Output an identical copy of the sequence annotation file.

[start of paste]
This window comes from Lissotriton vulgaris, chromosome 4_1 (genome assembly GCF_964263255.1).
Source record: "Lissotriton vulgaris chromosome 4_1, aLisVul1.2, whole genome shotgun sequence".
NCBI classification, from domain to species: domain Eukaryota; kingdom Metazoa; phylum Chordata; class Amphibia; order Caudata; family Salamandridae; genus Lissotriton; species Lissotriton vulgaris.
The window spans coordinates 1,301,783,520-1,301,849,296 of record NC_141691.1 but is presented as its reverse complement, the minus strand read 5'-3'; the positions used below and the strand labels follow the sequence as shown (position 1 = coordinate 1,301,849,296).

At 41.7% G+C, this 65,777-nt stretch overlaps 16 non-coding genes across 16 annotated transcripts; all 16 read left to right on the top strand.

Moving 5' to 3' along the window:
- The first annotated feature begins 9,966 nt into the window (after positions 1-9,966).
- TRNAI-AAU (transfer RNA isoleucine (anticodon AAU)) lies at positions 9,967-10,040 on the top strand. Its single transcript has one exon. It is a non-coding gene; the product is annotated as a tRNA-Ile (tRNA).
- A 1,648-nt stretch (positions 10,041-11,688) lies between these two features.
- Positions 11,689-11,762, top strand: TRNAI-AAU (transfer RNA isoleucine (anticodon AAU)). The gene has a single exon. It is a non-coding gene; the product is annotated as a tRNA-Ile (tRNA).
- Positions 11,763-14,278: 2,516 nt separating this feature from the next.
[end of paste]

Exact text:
This window comes from Lissotriton vulgaris, chromosome 4_1 (genome assembly GCF_964263255.1).
Source record: "Lissotriton vulgaris chromosome 4_1, aLisVul1.2, whole genome shotgun sequence".
NCBI classification, from domain to species: domain Eukaryota; kingdom Metazoa; phylum Chordata; class Amphibia; order Caudata; family Salamandridae; genus Lissotriton; species Lissotriton vulgaris.
The window spans coordinates 1,301,783,520-1,301,849,296 of record NC_141691.1 but is presented as its reverse complement, the minus strand read 5'-3'; the positions used below and the strand labels follow the sequence as shown (position 1 = coordinate 1,301,849,296).

At 41.7% G+C, this 65,777-nt stretch overlaps 16 non-coding genes across 16 annotated transcripts; all 16 read left to right on the top strand.

Moving 5' to 3' along the window:
- The first annotated feature begins 9,966 nt into the window (after positions 1-9,966).
- TRNAI-AAU (transfer RNA isoleucine (anticodon AAU)) lies at positions 9,967-10,040 on the top strand. Its single transcript has one exon. It is a non-coding gene; the product is annotated as a tRNA-Ile (tRNA).
- A 1,648-nt stretch (positions 10,041-11,688) lies between these two features.
- Positions 11,689-11,762, top strand: TRNAI-AAU (transfer RNA isoleucine (anticodon AAU)). The gene has a single exon. It is a non-coding gene; the product is annotated as a tRNA-Ile (tRNA).
- Positions 11,763-14,278: 2,516 nt separating this feature from the next.